Qualitative research uses methods that seek to discern the quality – as opposed to the quantity – of its subject matter. It is therefore more often concerned with explaining the why and how of a phenomenon rather than the what, when and where.
Qualitative research can help verify the effectiveness of methods.
Qualitative research methods are most often used in fields such as anthropology, humanities, and sociology, although each of these fields can also be studied using quantitative methods. Because this type of research is exploratory and focuses on discerning the why of things, such as human behavior rather than the natural world, it is often criticized for being too subjective. Many argue, however, that since qualitative methods are hypothesis generators, they are not only as valuable as quantitative methods, but necessary for the production of theoretical models that inform the direction of quantitative research methods.
Qualitative research is a subjective form of research in which an individual tends to become more emotionally attached to the subject and, as a result, their own bias can strongly influence the results.
Data collection and analysis is another way in which quantitative and qualitative research differ. In qualitative research, data samples are usually not collected through random selection, but through purposeful reasoning, which means that they are chosen because they typify well the characteristics of a given class. For example, a qualitative study of racial inequality is unlikely to be concerned with affluent minorities or the entire population of a minority, but may instead focus on depressed areas where minorities are more prevalent. This approach is chosen because qualitative researchers are not concerned with discerning the number of people in a minority class, but rather with the quality of life of minorities who are affected by inequality.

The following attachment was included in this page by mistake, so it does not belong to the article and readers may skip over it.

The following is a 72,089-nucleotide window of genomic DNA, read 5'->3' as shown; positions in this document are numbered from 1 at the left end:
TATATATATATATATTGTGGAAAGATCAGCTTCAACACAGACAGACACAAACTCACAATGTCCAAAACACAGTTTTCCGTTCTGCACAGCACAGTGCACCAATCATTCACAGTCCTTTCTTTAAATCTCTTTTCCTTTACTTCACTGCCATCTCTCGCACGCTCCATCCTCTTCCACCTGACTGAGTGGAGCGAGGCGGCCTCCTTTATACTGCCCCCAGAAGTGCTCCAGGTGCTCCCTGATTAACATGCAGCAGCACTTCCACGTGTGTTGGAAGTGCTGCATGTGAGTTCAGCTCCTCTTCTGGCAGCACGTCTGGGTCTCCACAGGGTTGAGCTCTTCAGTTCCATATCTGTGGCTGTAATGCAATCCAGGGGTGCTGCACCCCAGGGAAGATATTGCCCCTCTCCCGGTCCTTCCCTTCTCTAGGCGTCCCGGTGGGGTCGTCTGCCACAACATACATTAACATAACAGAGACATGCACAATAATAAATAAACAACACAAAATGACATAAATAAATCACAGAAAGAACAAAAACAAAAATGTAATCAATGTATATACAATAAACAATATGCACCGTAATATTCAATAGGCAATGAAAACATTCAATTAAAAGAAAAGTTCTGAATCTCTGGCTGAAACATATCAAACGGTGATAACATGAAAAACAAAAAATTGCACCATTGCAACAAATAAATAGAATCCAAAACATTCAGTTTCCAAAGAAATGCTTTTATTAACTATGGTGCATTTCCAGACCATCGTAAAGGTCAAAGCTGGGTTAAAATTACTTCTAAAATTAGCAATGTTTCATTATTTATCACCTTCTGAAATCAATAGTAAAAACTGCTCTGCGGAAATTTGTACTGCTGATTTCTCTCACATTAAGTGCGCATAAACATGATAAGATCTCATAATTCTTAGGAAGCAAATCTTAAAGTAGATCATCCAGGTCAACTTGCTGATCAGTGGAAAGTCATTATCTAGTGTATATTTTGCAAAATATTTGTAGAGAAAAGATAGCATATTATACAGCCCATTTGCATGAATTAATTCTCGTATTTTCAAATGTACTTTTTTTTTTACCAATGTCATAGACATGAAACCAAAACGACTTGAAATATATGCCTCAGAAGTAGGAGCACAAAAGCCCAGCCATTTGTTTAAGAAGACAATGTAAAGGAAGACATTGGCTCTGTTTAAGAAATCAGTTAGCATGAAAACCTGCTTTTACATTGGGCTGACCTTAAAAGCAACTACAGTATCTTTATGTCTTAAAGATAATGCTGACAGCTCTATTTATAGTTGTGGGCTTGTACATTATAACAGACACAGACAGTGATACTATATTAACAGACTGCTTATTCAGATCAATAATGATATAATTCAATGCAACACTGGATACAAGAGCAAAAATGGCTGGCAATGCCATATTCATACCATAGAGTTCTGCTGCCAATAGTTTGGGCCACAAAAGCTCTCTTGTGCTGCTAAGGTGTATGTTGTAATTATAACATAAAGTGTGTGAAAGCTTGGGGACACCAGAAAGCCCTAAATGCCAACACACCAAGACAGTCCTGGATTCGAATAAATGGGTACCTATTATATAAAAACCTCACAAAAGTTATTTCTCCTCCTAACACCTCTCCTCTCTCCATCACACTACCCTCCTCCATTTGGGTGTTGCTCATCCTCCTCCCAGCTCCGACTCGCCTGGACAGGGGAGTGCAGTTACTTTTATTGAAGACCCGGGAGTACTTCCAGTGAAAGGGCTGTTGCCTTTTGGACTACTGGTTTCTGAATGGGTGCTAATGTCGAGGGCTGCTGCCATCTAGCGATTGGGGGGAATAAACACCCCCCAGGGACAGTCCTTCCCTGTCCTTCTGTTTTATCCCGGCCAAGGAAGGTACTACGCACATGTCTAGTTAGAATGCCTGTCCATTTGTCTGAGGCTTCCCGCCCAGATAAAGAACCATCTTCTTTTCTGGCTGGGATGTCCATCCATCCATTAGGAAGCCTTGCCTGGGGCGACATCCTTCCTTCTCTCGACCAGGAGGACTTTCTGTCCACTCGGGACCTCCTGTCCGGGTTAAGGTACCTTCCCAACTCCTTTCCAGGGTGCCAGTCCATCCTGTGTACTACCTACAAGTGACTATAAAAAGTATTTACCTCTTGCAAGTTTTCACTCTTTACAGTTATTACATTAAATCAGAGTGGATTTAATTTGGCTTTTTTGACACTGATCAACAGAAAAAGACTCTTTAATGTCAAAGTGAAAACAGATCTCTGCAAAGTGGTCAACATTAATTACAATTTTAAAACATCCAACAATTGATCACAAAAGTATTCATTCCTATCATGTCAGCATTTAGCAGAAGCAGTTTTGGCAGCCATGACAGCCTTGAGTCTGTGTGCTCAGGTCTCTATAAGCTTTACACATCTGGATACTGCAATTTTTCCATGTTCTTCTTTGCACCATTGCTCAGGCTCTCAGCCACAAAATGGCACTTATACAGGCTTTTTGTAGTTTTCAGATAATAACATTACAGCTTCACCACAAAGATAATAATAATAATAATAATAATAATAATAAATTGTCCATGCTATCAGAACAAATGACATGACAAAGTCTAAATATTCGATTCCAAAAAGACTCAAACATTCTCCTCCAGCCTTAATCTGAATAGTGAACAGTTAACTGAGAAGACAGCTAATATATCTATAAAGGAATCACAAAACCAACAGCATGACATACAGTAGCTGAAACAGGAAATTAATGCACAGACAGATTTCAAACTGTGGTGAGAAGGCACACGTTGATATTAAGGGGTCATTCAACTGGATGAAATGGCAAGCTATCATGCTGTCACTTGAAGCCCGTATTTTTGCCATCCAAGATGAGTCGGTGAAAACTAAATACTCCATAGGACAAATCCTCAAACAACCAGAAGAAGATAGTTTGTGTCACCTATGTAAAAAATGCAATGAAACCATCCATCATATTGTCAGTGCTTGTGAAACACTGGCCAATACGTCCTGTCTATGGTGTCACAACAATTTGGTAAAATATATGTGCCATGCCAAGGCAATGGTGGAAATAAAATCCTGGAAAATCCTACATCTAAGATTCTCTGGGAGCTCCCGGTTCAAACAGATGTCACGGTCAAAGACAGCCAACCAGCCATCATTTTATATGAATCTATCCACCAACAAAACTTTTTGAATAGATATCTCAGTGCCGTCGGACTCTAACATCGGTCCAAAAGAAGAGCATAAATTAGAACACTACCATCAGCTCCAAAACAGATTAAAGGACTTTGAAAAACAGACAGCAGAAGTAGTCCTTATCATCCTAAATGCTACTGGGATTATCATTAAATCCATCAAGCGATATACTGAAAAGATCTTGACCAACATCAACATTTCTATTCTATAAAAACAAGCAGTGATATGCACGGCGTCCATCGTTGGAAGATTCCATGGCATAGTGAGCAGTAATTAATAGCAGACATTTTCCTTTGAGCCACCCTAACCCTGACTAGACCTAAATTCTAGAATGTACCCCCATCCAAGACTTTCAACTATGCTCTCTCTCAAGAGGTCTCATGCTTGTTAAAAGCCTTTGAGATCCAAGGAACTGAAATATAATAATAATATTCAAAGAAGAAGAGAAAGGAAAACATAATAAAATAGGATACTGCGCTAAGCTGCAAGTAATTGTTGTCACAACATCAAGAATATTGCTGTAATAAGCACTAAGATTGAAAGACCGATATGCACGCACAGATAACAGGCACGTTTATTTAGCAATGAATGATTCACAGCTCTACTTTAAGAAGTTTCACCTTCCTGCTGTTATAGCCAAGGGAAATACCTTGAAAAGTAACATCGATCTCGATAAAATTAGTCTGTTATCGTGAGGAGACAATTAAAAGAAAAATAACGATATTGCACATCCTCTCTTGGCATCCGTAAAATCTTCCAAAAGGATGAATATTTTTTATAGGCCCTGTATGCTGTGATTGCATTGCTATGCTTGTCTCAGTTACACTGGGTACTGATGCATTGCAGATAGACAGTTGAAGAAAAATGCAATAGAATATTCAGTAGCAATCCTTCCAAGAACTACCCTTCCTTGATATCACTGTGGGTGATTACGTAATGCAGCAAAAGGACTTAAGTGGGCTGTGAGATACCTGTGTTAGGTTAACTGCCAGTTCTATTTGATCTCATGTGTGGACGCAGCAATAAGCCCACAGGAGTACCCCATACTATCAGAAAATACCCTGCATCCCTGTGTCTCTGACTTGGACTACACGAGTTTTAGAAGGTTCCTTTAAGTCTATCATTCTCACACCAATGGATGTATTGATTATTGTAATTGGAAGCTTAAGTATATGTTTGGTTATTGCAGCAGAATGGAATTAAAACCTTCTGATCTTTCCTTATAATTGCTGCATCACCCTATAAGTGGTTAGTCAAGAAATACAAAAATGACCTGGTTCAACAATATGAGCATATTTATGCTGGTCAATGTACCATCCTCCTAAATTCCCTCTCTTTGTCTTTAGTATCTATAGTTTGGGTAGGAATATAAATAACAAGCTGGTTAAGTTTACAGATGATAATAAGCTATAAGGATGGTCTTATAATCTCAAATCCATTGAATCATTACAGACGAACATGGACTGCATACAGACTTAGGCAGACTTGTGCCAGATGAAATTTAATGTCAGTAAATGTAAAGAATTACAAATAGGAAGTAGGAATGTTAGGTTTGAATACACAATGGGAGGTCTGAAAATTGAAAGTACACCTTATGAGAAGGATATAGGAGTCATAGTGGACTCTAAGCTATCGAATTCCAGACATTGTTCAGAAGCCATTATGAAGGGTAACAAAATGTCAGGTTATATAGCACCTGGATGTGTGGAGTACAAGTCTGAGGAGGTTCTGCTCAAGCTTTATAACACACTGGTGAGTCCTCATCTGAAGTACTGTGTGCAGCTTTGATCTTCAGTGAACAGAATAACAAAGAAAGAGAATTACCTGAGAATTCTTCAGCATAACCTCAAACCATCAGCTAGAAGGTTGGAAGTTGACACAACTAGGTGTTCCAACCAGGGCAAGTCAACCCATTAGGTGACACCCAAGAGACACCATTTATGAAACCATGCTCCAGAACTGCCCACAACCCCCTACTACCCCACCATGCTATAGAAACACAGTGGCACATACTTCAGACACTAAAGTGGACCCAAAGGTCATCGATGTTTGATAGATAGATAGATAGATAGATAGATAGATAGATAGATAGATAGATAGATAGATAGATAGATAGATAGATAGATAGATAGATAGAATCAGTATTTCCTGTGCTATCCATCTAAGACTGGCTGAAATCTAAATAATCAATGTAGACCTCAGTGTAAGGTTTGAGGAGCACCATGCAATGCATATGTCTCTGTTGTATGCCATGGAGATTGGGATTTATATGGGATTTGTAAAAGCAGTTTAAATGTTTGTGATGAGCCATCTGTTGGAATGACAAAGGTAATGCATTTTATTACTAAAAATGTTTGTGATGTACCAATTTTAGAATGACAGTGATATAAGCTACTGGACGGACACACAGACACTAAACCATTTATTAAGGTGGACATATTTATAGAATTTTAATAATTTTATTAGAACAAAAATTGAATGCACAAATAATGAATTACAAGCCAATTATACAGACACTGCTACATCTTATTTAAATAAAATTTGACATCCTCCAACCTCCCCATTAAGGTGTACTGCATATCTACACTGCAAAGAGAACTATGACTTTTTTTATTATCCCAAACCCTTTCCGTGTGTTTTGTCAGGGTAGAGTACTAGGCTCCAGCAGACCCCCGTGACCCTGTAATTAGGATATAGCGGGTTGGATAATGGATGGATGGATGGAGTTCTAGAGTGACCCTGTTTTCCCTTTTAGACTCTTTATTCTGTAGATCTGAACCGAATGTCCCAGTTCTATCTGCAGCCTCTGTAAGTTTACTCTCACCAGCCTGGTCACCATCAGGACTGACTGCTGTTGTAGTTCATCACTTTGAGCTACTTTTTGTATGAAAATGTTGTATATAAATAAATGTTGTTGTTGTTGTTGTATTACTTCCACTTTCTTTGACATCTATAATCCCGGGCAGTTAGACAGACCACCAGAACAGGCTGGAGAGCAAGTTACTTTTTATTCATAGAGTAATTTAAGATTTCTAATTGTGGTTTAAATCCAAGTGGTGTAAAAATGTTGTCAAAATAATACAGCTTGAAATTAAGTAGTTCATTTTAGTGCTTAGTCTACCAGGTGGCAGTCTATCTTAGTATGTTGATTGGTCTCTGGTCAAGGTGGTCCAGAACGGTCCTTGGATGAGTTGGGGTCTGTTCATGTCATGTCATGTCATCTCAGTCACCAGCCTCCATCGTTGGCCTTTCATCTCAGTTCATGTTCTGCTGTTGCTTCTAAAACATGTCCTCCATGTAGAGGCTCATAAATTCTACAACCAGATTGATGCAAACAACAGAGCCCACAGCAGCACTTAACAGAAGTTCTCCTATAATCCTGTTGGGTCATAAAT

Qualitative research uses methods that seek to discern the quality – as opposed to the quantity – of its subject matter.
The researcher’s role in interpreting the meaning of the data is more centered on the qualitative approach than on quantitative methods, which ideally seek to make purely empirical observations devoid of perspective. In sharp contrast, qualitative researchers must reflect on their research and make explicit the reasoning behind the interpretations of their data in their analysis.
Qualitative research is considered especially valuable in circumstances where quantitative data do not account for a particular phenomenon. For example, although the economy is often concerned with collecting concrete information such as statistics and financial data, it can be said that it is flawed because it ignores the humanistic and psychological aspects of people that are a key component. This human component requires a qualitative understanding, which leads to the development of concepts such as “consumer trust”.
An important variable to consider when analyzing the reliability of qualitative research is validity. It is important to consider how a conclusion was reached and whether it truly represents a credible and realistic interpretation of its subject matter. It may or may not be pertinent to ask whether a conclusion is reproducible or not, or has been affected by bias. Consideration should also be given to whether data from qualitative studies are well-founded and to what extent they account for the substantial majority of available data.